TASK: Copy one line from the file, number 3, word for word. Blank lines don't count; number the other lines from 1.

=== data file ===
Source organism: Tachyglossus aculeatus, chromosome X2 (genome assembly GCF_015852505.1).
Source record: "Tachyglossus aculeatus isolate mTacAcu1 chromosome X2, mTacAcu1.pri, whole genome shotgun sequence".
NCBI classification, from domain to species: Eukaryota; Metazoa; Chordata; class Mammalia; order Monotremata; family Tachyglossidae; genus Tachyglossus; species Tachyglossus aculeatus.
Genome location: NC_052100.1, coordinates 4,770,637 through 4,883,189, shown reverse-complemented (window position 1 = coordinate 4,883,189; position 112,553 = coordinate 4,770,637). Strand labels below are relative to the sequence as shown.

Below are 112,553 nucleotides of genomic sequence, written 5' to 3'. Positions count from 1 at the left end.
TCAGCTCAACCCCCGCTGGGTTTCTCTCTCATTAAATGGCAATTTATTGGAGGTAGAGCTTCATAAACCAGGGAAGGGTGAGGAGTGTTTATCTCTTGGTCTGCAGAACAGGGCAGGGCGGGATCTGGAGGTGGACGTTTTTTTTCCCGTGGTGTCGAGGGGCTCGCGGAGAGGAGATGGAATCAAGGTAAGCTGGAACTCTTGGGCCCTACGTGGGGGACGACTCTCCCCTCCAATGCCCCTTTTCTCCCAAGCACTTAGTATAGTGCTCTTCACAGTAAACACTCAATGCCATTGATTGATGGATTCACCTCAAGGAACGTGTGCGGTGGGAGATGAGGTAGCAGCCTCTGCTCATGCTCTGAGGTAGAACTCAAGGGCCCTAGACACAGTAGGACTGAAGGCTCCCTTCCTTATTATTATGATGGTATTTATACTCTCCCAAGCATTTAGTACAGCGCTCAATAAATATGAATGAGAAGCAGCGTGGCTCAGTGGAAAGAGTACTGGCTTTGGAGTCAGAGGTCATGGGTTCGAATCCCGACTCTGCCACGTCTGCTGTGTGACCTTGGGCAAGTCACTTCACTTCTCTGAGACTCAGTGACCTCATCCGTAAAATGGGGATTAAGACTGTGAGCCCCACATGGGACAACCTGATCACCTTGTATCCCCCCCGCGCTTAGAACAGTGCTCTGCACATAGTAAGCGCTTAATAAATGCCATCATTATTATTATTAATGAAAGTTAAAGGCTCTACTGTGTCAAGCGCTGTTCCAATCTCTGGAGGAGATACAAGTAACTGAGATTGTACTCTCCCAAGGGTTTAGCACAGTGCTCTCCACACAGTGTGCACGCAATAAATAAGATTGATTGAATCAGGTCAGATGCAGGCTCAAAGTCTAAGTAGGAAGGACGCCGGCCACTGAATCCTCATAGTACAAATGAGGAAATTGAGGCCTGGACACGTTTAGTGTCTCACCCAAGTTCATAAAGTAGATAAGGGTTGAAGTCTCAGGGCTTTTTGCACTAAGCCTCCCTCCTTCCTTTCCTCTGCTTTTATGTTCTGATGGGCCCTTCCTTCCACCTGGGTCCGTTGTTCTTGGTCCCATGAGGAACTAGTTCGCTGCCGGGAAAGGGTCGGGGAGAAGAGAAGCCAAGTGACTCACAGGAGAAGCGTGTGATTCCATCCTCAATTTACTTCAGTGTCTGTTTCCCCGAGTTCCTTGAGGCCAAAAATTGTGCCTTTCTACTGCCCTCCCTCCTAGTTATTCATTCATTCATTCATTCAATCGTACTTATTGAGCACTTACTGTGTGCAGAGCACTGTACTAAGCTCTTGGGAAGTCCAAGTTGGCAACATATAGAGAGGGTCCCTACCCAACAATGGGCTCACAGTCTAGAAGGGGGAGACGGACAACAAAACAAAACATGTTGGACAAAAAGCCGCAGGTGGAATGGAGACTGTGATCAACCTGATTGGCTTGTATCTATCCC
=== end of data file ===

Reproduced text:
NCBI classification, from domain to species: Eukaryota; Metazoa; Chordata; class Mammalia; order Monotremata; family Tachyglossidae; genus Tachyglossus; species Tachyglossus aculeatus.